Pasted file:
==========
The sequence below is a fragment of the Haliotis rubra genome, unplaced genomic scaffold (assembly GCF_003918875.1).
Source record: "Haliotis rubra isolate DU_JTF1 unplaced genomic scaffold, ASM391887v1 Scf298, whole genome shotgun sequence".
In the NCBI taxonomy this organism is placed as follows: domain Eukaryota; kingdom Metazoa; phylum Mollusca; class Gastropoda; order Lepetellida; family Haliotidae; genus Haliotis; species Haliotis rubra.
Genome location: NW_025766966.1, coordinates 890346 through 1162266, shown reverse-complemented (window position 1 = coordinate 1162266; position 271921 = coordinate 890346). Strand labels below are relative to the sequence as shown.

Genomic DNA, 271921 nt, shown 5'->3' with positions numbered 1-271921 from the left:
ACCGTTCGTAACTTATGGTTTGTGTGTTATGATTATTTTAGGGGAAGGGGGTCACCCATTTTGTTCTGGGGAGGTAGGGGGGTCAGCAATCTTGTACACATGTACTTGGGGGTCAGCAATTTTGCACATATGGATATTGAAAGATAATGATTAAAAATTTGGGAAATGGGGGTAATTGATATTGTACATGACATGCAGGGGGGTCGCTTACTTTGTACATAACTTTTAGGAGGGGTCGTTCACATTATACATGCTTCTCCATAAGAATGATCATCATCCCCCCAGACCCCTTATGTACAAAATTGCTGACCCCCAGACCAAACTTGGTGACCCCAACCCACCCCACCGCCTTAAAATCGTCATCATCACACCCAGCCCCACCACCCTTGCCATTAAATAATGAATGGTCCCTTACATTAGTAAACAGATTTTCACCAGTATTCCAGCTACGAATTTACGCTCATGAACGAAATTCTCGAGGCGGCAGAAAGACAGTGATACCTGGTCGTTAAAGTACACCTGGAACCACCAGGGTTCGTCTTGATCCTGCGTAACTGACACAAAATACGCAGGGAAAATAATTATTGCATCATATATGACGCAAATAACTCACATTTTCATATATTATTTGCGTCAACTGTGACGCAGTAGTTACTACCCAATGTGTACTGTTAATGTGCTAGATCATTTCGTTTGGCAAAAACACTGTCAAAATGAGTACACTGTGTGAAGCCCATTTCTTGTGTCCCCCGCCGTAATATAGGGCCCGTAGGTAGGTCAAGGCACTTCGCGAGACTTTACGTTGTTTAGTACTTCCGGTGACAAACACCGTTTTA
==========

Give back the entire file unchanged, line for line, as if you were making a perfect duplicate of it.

The sequence below is a fragment of the Haliotis rubra genome, unplaced genomic scaffold (assembly GCF_003918875.1).
Source record: "Haliotis rubra isolate DU_JTF1 unplaced genomic scaffold, ASM391887v1 Scf298, whole genome shotgun sequence".
In the NCBI taxonomy this organism is placed as follows: domain Eukaryota; kingdom Metazoa; phylum Mollusca; class Gastropoda; order Lepetellida; family Haliotidae; genus Haliotis; species Haliotis rubra.
Genome location: NW_025766966.1, coordinates 890346 through 1162266, shown reverse-complemented (window position 1 = coordinate 1162266; position 271921 = coordinate 890346). Strand labels below are relative to the sequence as shown.

Genomic DNA, 271921 nt, shown 5'->3' with positions numbered 1-271921 from the left:
ACCGTTCGTAACTTATGGTTTGTGTGTTATGATTATTTTAGGGGAAGGGGGTCACCCATTTTGTTCTGGGGAGGTAGGGGGGTCAGCAATCTTGTACACATGTACTTGGGGGTCAGCAATTTTGCACATATGGATATTGAAAGATAATGATTAAAAATTTGGGAAATGGGGGTAATTGATATTGTACATGACATGCAGGGGGGTCGCTTACTTTGTACATAACTTTTAGGAGGGGTCGTTCACATTATACATGCTTCTCCATAAGAATGATCATCATCCCCCCAGACCCCTTATGTACAAAATTGCTGACCCCCAGACCAAACTTGGTGACCCCAACCCACCCCACCGCCTTAAAATCGTCATCATCACACCCAGCCCCACCACCCTTGCCATTAAATAATGAATGGTCCCTTACATTAGTAAACAGATTTTCACCAGTATTCCAGCTACGAATTTACGCTCATGAACGAAATTCTCGAGGCGGCAGAAAGACAGTGATACCTGGTCGTTAAAGTACACCTGGAACCACCAGGGTTCGTCTTGATCCTGCGTAACTGACACAAAATACGCAGGGAAAATAATTATTGCATCATATATGACGCAAATAACTCACATTTTCATATATTATTTGCGTCAACTGTGACGCAGTAGTTACTACCCAATGTGTACTGTTAATGTGCTAGATCATTTCGTTTGGCAAAAACACTGTCAAAATGAGTACACTGTGTGAAGCCCATTTCTTGTGTCCCCCGCCGTAATATAGGGCCCGTAGGTAGGTCAAGGCACTTCGCGAGACTTTACGTTGTTTAGTACTTCCGGTGACAAACACCGTTTTA